Cognitive Behavioral Therapy (CBT) is a practical and effective approach to improving mental well-being. In this article, we will explore what CBT is and if it might be right for you or those you care about.

Before CBT, it was common for therapists to exclusively use psychoanalysis, a set of therapeutic techniques developed by Sigmund Freud, an influential neurologist and therapist.

A teen girl sits in a therapists office, hugging another woman.

This method commonly entailed deep explorations of an individual’s unconscious mind, dreams, and early childhood development. While it could be effective, it would often take months or years to address an individual’s problems. 

Luckily, psychologist Albert Ellis and other therapists pioneered CBT in the 1950s. Unlike traditional psychoanalysis, Ellis found it could resolve some clients’ issues in just a few sessions. This was because it used a more practical approach, using evidence-based techniques that targeted clients’ specific problems. 

CBT is now one of those most common and effective treatments for a variety of mental health issues, including those listed below:

  • Depression 
  • Anxiety disorders
  • Alcohol and drug use problems
  • Marital problems 
  • Eating disorders
  • PTSD

What is Cognitive Behavioral Therapy?

A therapist is sitting with two clients, one of them filling out a form.

CBT takes place by talking with a therapist, usually alone in a safe, quiet, and comfortable place. Together, the client and therapist will explore the connection between the client’s thoughts, emotions, and behaviours.

Each session, the client and therapist try to identify the thoughts and behaviours that are troubling the client. Together, they come up with strategies to change or mitigate the patterns and behaviors that are contributing to the clients’ mental health challenges.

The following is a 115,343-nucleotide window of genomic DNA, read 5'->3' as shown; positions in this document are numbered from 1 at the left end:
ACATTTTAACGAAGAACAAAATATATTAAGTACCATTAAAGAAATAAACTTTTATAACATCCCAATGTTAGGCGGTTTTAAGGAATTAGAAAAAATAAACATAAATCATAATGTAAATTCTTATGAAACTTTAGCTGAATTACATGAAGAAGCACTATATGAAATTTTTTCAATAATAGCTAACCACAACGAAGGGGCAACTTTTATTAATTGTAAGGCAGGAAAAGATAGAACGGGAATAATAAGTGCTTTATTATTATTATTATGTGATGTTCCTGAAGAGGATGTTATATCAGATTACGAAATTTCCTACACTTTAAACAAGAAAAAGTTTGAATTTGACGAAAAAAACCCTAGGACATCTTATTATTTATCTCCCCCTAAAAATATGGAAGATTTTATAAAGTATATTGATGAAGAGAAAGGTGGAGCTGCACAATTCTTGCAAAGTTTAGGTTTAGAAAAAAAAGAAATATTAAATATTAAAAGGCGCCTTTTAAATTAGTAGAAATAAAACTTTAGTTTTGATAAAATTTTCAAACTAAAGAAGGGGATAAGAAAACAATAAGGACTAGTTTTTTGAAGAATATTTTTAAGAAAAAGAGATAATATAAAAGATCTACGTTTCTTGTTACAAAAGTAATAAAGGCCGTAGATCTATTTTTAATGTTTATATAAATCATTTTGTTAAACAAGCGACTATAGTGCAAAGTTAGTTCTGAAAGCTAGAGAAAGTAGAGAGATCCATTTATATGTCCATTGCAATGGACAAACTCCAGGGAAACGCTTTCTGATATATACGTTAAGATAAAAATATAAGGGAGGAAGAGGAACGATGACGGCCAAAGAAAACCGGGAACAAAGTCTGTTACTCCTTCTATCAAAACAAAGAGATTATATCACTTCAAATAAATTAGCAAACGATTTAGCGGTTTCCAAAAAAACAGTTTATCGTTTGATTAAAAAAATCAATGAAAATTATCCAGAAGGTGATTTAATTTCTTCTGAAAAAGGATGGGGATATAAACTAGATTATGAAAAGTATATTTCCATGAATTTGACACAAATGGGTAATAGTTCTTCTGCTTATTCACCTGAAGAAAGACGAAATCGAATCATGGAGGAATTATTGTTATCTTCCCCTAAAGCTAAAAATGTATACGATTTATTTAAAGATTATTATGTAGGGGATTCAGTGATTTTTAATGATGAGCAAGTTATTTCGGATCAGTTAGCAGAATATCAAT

It’s common for therapists to recommend clients practice what they learn in real life. This can include coping strategies, cognitive restructuring (recognizing and challenging irrational thoughts), and confronting fears. 

Regardless of age, CBT can be a beneficial tool. It can also be used as a preventive measure to build resilience and develop effective coping skills for a client’s future challenges.

Research and studies have demonstrated the effectiveness of CBT for depression, anxiety, PTSD, eating disorders, and more. One study even found that CBT can be just as effective for treating depression as antidepressants (though it’s also common to use a combination of talk therapy and drug therapy to treat depression). 

CBT often yields positive results in a relatively short period. It can also empower individuals by arming them with lasting coping strategies, allowing them to manage future challenges independently.

Finding a CBT Therapist:

A therapist sits in his chair listening to a patient.

To begin your CBT journey, finding a qualified therapist is crucial. You can use resources like Google reviews, peer recommendations, and therapist databases. These can help you find a therapist who is a good match for your needs and also check their credentials and experience. Personal fit is also essential, as a good therapeutic relationship promotes effective collaboration. 



Cognitive Behavioral Therapy (CBT) can provide you with practical tools for improving your mental well-being. By addressing the connection between thoughts, emotions, and behaviors, CBT empowers individuals to make positive changes in their lives. Whether you or somebody you know is dealing with anxiety, depression, or seeking personal growth, CBT can be an effective approach.

Understanding what CBT entails allows you to make an informed decision about pursuing therapy and taking an active role in your mental health journey.

Here at The Couch Counselling, many of our therapists specialize in CBT. You can get treatment remotely or in-person at our Brantford, Ontario offices. Take a look at their bios and schedule a consultation today.